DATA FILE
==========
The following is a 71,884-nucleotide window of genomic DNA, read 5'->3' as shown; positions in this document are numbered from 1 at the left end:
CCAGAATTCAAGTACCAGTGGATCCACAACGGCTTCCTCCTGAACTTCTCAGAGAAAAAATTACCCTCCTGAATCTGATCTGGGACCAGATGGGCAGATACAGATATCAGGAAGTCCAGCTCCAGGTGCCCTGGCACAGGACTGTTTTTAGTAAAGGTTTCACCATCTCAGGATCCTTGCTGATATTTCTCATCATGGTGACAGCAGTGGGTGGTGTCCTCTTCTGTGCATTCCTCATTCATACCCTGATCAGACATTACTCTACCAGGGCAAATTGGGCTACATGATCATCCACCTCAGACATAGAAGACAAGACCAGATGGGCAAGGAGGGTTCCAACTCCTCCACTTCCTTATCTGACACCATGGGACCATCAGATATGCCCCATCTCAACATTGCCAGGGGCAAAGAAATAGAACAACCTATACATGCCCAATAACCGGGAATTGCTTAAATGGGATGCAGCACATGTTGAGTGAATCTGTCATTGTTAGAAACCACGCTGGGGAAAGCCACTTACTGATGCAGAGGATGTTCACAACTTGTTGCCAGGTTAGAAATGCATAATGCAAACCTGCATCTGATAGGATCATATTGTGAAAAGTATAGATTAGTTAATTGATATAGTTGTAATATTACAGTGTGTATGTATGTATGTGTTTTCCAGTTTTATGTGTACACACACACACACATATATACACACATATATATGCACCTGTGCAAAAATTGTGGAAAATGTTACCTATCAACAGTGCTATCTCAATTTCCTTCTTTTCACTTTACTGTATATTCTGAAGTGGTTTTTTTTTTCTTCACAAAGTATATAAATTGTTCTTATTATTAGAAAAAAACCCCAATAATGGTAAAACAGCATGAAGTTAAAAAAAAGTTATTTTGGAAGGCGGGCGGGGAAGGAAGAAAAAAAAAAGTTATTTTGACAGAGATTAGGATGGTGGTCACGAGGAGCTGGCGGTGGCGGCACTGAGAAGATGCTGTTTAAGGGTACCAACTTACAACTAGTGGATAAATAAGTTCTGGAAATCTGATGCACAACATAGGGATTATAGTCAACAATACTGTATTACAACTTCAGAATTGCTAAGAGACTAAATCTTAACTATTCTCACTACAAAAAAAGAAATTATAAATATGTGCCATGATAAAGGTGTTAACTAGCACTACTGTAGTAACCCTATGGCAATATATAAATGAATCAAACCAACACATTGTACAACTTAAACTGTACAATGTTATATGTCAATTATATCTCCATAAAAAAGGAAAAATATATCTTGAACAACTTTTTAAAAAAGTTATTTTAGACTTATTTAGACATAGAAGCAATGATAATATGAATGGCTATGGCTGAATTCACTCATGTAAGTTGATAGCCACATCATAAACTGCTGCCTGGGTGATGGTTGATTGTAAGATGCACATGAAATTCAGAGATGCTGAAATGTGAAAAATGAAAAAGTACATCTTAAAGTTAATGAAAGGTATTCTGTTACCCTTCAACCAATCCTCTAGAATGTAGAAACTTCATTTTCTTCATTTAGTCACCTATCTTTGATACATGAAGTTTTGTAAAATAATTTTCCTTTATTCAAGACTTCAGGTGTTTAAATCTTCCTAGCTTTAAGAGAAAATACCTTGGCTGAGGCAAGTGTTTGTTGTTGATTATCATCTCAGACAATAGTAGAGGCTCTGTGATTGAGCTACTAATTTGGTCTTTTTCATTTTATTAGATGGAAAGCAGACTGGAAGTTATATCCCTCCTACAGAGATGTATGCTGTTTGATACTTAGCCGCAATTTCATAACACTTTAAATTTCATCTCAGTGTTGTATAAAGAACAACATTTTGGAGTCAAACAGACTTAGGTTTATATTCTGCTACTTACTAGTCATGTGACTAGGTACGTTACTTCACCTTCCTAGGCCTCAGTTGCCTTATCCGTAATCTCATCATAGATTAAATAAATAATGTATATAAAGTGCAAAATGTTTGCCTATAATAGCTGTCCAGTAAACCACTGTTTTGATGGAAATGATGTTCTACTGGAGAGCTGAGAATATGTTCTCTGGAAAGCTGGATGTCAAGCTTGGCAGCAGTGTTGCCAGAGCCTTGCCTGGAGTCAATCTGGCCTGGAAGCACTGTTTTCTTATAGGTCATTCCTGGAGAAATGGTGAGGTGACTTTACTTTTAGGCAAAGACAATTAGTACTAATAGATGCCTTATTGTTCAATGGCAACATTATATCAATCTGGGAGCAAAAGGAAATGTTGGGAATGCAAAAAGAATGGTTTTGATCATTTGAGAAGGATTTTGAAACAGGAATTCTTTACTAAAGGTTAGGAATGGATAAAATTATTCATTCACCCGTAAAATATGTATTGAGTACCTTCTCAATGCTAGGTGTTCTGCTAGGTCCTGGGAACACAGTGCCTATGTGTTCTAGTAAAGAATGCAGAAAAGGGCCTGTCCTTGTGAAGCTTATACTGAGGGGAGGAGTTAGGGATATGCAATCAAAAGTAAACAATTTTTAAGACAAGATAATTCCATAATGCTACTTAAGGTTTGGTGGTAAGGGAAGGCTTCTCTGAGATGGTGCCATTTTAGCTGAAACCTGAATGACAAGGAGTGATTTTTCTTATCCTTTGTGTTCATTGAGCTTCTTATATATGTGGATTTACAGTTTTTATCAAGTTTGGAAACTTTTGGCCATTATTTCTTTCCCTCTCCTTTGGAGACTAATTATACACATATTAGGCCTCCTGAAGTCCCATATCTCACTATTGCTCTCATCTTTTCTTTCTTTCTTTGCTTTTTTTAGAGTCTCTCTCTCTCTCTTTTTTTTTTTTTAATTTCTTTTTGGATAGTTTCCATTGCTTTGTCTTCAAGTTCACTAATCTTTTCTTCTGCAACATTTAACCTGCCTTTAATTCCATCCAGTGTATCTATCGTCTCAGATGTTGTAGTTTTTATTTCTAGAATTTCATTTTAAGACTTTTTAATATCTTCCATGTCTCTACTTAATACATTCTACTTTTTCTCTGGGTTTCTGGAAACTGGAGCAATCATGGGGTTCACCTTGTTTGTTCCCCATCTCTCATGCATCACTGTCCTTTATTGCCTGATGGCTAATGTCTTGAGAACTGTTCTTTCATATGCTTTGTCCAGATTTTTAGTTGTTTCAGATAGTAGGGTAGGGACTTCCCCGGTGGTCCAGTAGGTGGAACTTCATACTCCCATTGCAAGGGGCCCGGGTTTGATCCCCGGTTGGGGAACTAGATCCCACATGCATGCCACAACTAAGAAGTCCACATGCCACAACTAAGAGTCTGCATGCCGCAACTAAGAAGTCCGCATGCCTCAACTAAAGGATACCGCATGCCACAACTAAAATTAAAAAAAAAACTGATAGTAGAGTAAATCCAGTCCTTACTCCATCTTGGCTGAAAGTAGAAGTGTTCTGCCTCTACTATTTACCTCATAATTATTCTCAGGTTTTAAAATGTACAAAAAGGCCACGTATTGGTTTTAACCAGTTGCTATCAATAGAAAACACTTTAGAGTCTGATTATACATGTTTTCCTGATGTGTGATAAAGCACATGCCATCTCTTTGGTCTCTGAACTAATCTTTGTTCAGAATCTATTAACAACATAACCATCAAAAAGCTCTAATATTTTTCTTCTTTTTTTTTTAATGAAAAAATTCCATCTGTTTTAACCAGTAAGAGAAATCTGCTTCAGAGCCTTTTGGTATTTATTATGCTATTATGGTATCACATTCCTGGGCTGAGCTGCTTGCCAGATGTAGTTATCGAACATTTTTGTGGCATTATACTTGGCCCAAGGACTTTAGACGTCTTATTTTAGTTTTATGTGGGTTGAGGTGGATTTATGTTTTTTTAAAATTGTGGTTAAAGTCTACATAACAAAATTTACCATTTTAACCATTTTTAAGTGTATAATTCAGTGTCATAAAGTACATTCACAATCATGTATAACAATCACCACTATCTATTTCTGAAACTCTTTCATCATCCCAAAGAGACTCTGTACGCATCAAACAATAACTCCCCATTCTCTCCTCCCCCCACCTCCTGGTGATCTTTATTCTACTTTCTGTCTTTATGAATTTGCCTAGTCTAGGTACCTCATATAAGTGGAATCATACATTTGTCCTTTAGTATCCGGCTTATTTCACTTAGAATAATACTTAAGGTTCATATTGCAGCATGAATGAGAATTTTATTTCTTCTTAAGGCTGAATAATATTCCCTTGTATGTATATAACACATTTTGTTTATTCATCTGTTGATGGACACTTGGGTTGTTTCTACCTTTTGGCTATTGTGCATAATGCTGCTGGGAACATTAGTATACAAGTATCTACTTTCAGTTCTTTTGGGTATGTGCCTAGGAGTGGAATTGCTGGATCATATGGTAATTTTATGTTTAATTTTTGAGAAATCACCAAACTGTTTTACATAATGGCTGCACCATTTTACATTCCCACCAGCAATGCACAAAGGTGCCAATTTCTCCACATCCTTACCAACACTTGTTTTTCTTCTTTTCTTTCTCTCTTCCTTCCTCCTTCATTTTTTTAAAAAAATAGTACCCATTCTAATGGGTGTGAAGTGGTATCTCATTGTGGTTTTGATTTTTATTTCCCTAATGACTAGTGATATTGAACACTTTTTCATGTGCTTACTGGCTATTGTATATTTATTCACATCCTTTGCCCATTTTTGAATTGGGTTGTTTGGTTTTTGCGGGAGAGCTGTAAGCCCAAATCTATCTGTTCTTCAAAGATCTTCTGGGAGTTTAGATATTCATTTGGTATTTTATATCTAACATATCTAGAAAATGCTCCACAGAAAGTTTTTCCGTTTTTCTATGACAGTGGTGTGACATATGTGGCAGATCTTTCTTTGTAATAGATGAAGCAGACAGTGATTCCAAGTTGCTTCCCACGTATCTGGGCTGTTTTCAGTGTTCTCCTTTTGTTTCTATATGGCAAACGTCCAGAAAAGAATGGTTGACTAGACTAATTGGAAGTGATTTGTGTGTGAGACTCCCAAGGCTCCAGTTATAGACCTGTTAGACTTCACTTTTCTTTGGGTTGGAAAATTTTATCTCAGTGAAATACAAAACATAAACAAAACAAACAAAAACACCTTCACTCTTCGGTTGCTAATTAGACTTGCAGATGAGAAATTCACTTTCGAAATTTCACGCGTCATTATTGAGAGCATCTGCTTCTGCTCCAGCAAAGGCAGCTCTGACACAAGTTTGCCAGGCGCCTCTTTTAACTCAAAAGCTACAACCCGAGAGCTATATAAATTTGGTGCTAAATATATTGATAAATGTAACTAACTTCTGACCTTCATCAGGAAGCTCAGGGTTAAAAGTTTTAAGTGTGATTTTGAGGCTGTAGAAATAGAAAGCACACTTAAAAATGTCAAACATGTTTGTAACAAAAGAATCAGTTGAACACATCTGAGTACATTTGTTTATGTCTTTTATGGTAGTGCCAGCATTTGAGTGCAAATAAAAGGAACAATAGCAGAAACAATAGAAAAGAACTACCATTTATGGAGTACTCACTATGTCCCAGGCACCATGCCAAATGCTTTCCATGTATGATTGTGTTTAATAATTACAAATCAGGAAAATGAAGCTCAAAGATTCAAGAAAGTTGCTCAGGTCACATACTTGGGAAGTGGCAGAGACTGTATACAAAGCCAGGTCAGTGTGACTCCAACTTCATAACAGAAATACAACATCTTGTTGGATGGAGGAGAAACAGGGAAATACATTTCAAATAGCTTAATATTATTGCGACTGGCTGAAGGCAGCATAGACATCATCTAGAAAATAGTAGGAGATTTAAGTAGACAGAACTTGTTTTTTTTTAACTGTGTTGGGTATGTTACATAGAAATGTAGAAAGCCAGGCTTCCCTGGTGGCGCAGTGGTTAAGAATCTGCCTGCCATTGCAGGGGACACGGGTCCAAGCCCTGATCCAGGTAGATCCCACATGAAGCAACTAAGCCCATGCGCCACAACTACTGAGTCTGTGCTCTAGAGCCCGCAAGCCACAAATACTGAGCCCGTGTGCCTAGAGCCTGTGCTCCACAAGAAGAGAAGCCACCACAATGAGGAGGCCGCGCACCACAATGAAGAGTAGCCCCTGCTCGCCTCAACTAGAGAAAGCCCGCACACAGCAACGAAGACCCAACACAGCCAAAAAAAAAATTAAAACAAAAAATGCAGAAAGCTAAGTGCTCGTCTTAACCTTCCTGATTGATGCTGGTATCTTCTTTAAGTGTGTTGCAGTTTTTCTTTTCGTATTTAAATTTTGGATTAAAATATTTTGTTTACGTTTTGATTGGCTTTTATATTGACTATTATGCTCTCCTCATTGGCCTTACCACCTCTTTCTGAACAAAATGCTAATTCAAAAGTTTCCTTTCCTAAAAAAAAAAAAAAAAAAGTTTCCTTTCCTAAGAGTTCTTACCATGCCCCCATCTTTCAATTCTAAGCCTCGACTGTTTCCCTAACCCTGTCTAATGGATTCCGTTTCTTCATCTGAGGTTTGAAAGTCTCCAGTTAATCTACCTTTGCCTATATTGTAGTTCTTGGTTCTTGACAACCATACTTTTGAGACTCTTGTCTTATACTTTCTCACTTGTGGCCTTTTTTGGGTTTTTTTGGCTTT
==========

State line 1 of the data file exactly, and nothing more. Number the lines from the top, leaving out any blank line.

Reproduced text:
The following is a 71,884-nucleotide window of genomic DNA, read 5'->3' as shown; positions in this document are numbered from 1 at the left end: